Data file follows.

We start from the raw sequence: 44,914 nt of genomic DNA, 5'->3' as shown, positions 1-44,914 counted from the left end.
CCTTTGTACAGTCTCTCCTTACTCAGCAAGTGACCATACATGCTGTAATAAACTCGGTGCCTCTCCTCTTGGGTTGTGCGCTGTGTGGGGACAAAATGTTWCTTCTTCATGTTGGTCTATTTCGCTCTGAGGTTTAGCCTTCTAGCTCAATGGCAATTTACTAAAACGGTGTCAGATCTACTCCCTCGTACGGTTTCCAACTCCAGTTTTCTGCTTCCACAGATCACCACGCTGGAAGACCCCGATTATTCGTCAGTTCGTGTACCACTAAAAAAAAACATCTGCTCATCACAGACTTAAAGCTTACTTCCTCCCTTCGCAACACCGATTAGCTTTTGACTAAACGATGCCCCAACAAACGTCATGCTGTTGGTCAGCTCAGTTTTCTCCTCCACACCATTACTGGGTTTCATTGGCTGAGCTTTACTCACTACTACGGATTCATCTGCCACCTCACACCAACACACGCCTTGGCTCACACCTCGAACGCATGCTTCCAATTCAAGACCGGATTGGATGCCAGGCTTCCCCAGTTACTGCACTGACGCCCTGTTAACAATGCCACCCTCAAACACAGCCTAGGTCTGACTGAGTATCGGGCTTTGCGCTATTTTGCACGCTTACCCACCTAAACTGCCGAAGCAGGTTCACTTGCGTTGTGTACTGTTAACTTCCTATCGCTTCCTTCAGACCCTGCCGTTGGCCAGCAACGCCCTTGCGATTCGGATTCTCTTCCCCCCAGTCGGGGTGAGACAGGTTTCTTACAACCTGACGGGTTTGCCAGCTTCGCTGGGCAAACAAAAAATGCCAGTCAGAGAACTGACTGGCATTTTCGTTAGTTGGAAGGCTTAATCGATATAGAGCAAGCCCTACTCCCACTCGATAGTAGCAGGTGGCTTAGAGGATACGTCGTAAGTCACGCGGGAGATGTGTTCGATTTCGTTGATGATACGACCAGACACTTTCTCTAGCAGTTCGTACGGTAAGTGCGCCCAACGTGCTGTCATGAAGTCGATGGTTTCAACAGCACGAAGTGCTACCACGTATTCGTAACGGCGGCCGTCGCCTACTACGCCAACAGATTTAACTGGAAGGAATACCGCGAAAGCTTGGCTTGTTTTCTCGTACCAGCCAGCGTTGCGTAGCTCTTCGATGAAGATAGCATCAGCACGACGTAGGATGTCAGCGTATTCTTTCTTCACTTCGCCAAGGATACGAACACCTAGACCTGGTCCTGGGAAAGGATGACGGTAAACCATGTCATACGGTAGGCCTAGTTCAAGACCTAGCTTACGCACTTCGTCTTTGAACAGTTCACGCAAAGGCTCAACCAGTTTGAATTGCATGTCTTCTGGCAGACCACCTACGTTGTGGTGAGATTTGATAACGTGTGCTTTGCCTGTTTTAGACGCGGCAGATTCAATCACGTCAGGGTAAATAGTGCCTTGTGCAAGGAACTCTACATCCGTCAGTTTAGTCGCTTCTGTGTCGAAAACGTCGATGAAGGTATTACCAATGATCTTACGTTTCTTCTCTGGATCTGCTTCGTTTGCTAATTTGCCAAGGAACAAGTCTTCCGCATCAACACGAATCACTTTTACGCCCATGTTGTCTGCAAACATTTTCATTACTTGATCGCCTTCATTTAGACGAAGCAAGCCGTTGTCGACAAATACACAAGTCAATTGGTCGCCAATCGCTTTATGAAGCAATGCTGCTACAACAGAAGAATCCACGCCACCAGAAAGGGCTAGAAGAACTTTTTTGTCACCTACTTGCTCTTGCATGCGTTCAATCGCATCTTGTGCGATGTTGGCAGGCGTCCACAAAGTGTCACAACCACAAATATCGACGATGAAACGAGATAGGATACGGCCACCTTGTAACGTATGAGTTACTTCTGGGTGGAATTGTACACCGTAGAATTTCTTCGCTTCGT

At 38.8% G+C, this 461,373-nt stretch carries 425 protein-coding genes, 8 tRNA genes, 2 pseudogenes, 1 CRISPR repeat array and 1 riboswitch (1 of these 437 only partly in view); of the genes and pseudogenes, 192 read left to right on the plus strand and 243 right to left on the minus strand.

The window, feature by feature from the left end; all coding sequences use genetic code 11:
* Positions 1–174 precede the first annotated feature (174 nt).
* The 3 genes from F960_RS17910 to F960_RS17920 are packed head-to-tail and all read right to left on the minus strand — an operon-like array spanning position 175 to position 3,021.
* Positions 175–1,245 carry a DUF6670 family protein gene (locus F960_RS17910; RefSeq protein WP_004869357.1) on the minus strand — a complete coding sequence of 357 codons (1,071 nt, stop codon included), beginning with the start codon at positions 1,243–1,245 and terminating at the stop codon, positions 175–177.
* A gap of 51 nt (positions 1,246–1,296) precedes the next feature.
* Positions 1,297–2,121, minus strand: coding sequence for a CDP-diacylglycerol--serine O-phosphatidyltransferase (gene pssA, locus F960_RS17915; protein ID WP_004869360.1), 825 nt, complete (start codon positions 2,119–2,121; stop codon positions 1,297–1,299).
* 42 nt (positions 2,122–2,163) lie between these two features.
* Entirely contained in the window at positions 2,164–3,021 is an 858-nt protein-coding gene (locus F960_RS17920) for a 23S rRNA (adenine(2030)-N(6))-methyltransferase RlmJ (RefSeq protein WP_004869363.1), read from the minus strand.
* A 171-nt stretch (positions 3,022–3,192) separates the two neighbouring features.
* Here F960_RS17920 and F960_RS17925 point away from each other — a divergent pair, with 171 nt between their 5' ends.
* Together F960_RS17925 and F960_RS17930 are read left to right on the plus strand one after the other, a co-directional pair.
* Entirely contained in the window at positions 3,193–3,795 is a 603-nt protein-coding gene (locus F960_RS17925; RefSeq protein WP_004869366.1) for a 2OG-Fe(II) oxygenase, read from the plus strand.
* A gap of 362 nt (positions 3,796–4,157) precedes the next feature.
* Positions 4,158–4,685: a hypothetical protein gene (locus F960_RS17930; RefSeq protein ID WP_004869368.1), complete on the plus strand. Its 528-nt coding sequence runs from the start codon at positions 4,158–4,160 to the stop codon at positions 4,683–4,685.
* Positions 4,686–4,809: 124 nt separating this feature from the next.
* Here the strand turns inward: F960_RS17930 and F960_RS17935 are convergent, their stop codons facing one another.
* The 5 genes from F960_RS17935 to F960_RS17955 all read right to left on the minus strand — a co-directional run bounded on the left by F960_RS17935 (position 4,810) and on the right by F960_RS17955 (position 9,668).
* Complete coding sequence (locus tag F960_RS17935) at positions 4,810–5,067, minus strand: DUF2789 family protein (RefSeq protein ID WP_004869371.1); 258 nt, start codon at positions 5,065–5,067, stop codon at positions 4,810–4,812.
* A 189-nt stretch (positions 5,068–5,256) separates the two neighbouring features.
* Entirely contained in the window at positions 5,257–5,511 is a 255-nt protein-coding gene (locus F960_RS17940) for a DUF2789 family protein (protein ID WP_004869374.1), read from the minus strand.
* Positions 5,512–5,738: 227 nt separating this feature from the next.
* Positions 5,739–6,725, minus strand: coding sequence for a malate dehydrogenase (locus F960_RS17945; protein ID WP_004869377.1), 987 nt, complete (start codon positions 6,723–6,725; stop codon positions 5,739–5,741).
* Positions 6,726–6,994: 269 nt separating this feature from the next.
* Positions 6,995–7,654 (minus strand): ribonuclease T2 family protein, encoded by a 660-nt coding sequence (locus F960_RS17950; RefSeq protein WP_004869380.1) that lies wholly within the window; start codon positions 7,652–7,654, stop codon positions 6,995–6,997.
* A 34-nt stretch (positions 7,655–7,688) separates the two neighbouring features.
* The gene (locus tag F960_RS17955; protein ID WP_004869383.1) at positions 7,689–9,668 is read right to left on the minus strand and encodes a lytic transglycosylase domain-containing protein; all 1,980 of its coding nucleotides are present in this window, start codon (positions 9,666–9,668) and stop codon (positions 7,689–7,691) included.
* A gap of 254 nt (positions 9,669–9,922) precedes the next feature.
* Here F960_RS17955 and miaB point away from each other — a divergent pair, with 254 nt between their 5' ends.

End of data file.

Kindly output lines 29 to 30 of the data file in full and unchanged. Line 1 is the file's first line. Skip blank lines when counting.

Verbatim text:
* The gene (locus tag F960_RS17955; protein ID WP_004869383.1) at positions 7,689–9,668 is read right to left on the minus strand and encodes a lytic transglycosylase domain-containing protein; all 1,980 of its coding nucleotides are present in this window, start codon (positions 9,666–9,668) and stop codon (positions 7,689–7,691) included.
* A gap of 254 nt (positions 9,669–9,922) precedes the next feature.